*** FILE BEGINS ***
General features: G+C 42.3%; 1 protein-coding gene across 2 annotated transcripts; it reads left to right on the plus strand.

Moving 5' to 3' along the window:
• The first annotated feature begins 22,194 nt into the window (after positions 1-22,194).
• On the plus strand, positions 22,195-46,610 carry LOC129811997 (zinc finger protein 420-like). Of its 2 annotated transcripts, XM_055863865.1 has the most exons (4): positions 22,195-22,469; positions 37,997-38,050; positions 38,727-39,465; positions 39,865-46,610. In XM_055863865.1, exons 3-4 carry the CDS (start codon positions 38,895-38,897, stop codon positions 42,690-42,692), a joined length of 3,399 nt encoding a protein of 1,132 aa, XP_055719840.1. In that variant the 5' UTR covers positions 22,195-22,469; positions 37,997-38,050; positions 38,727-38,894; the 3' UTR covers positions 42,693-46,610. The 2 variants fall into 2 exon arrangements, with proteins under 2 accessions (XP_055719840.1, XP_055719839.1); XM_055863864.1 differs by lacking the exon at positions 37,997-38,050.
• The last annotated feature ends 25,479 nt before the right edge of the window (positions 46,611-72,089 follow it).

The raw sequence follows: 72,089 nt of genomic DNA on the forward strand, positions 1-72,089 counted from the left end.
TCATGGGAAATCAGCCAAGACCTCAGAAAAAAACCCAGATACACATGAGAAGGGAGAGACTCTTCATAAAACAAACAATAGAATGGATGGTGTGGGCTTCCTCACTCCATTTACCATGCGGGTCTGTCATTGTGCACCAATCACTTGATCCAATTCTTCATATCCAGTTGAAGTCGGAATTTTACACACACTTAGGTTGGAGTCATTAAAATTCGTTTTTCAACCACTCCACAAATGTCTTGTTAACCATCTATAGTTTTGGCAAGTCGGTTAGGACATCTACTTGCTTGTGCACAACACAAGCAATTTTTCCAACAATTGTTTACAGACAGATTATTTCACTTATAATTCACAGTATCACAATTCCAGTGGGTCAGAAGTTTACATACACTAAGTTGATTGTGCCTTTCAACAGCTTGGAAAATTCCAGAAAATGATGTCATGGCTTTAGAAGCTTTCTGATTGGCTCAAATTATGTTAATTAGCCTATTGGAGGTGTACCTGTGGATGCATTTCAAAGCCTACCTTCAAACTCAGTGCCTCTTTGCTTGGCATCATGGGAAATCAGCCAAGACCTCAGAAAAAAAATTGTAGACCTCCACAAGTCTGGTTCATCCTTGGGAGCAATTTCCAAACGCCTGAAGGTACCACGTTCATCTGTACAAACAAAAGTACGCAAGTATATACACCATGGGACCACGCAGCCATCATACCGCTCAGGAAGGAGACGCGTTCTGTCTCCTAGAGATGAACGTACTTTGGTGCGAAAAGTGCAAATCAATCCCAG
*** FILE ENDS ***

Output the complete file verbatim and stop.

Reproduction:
General features: G+C 42.3%; 1 protein-coding gene across 2 annotated transcripts; it reads left to right on the plus strand.

Moving 5' to 3' along the window:
• The first annotated feature begins 22,194 nt into the window (after positions 1-22,194).
• On the plus strand, positions 22,195-46,610 carry LOC129811997 (zinc finger protein 420-like). Of its 2 annotated transcripts, XM_055863865.1 has the most exons (4): positions 22,195-22,469; positions 37,997-38,050; positions 38,727-39,465; positions 39,865-46,610. In XM_055863865.1, exons 3-4 carry the CDS (start codon positions 38,895-38,897, stop codon positions 42,690-42,692), a joined length of 3,399 nt encoding a protein of 1,132 aa, XP_055719840.1. In that variant the 5' UTR covers positions 22,195-22,469; positions 37,997-38,050; positions 38,727-38,894; the 3' UTR covers positions 42,693-46,610. The 2 variants fall into 2 exon arrangements, with proteins under 2 accessions (XP_055719840.1, XP_055719839.1); XM_055863864.1 differs by lacking the exon at positions 37,997-38,050.
• The last annotated feature ends 25,479 nt before the right edge of the window (positions 46,611-72,089 follow it).

The raw sequence follows: 72,089 nt of genomic DNA on the forward strand, positions 1-72,089 counted from the left end.
TCATGGGAAATCAGCCAAGACCTCAGAAAAAAACCCAGATACACATGAGAAGGGAGAGACTCTTCATAAAACAAACAATAGAATGGATGGTGTGGGCTTCCTCACTCCATTTACCATGCGGGTCTGTCATTGTGCACCAATCACTTGATCCAATTCTTCATATCCAGTTGAAGTCGGAATTTTACACACACTTAGGTTGGAGTCATTAAAATTCGTTTTTCAACCACTCCACAAATGTCTTGTTAACCATCTATAGTTTTGGCAAGTCGGTTAGGACATCTACTTGCTTGTGCACAACACAAGCAATTTTTCCAACAATTGTTTACAGACAGATTATTTCACTTATAATTCACAGTATCACAATTCCAGTGGGTCAGAAGTTTACATACACTAAGTTGATTGTGCCTTTCAACAGCTTGGAAAATTCCAGAAAATGATGTCATGGCTTTAGAAGCTTTCTGATTGGCTCAAATTATGTTAATTAGCCTATTGGAGGTGTACCTGTGGATGCATTTCAAAGCCTACCTTCAAACTCAGTGCCTCTTTGCTTGGCATCATGGGAAATCAGCCAAGACCTCAGAAAAAAAATTGTAGACCTCCACAAGTCTGGTTCATCCTTGGGAGCAATTTCCAAACGCCTGAAGGTACCACGTTCATCTGTACAAACAAAAGTACGCAAGTATATACACCATGGGACCACGCAGCCATCATACCGCTCAGGAAGGAGACGCGTTCTGTCTCCTAGAGATGAACGTACTTTGGTGCGAAAAGTGCAAATCAATCCCAG